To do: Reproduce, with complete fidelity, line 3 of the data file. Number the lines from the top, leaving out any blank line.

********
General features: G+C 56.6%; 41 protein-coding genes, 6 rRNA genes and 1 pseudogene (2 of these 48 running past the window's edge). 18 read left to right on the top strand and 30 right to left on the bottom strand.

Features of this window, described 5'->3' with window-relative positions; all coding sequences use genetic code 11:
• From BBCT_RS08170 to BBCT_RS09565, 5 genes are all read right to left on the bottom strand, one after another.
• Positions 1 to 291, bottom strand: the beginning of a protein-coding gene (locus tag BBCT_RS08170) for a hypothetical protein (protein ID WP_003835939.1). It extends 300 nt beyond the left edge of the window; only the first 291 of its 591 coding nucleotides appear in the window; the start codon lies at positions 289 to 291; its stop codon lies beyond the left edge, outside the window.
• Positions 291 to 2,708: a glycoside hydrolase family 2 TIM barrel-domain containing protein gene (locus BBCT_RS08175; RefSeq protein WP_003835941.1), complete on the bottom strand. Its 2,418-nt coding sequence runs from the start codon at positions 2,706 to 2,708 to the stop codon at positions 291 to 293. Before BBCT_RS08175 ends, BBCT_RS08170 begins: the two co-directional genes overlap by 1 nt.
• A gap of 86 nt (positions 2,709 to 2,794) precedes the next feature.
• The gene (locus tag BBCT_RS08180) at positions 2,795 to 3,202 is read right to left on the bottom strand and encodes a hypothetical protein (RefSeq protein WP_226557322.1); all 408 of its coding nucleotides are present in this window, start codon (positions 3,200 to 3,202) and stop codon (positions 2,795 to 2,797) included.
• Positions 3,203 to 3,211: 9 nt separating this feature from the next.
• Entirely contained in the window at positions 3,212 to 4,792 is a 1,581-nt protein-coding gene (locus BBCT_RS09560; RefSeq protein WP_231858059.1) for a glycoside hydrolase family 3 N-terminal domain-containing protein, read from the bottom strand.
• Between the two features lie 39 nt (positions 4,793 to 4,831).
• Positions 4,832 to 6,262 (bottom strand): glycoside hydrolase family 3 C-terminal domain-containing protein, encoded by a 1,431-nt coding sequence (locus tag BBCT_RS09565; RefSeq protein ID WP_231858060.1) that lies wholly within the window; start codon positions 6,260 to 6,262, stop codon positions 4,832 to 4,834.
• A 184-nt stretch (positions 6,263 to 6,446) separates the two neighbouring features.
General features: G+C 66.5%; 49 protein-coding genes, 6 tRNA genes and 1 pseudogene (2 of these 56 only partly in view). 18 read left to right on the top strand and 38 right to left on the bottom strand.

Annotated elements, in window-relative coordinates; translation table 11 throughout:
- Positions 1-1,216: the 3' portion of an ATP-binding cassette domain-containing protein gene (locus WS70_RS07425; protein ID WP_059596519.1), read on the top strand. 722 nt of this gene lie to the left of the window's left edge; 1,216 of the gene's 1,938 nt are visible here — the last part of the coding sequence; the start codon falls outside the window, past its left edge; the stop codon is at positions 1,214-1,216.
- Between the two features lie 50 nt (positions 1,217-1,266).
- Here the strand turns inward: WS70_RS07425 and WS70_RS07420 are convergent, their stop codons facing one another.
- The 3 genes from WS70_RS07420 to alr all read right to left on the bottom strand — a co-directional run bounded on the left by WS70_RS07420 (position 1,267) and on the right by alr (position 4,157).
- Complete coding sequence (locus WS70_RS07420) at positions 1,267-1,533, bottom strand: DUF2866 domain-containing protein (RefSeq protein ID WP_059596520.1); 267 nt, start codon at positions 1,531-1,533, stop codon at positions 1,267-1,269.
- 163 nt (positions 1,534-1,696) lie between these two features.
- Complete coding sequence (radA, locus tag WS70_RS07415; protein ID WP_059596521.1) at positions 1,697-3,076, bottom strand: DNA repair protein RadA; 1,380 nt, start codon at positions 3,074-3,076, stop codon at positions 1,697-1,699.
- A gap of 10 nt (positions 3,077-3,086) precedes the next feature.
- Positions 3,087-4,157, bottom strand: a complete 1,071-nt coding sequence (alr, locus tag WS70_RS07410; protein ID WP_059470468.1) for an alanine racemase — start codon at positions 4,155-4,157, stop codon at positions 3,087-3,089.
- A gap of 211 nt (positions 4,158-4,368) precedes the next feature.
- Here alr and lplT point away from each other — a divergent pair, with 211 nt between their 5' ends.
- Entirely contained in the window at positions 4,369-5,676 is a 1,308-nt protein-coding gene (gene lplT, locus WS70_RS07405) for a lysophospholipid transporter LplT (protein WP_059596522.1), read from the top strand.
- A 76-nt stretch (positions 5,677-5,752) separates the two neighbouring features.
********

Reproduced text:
• From BBCT_RS08170 to BBCT_RS09565, 5 genes are all read right to left on the bottom strand, one after another.